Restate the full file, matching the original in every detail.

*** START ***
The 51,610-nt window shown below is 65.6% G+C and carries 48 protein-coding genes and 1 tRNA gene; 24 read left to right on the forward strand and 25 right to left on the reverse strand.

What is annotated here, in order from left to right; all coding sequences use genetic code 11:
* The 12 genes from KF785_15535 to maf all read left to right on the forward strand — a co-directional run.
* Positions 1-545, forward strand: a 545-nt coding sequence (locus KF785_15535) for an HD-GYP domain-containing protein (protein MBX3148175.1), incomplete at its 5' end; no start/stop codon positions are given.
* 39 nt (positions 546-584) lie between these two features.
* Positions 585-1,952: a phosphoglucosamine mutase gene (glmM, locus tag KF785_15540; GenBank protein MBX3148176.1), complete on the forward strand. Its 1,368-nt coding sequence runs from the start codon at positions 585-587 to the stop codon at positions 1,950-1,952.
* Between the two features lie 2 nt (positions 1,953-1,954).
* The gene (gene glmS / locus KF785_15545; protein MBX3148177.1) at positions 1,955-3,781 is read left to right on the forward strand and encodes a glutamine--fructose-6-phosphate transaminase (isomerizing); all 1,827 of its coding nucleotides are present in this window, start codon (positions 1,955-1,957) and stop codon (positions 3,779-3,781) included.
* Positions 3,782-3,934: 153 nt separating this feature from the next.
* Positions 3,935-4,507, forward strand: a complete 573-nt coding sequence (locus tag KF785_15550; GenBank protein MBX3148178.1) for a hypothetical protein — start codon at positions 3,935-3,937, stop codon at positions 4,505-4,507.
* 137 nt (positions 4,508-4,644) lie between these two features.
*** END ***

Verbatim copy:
The 51,610-nt window shown below is 65.6% G+C and carries 48 protein-coding genes and 1 tRNA gene; 24 read left to right on the forward strand and 25 right to left on the reverse strand.

What is annotated here, in order from left to right; all coding sequences use genetic code 11:
* The 12 genes from KF785_15535 to maf all read left to right on the forward strand — a co-directional run.
* Positions 1-545, forward strand: a 545-nt coding sequence (locus KF785_15535) for an HD-GYP domain-containing protein (protein MBX3148175.1), incomplete at its 5' end; no start/stop codon positions are given.
* 39 nt (positions 546-584) lie between these two features.
* Positions 585-1,952: a phosphoglucosamine mutase gene (glmM, locus tag KF785_15540; GenBank protein MBX3148176.1), complete on the forward strand. Its 1,368-nt coding sequence runs from the start codon at positions 585-587 to the stop codon at positions 1,950-1,952.
* Between the two features lie 2 nt (positions 1,953-1,954).
* The gene (gene glmS / locus KF785_15545; protein MBX3148177.1) at positions 1,955-3,781 is read left to right on the forward strand and encodes a glutamine--fructose-6-phosphate transaminase (isomerizing); all 1,827 of its coding nucleotides are present in this window, start codon (positions 1,955-1,957) and stop codon (positions 3,779-3,781) included.
* Positions 3,782-3,934: 153 nt separating this feature from the next.
* Positions 3,935-4,507, forward strand: a complete 573-nt coding sequence (locus tag KF785_15550; GenBank protein MBX3148178.1) for a hypothetical protein — start codon at positions 3,935-3,937, stop codon at positions 4,505-4,507.
* 137 nt (positions 4,508-4,644) lie between these two features.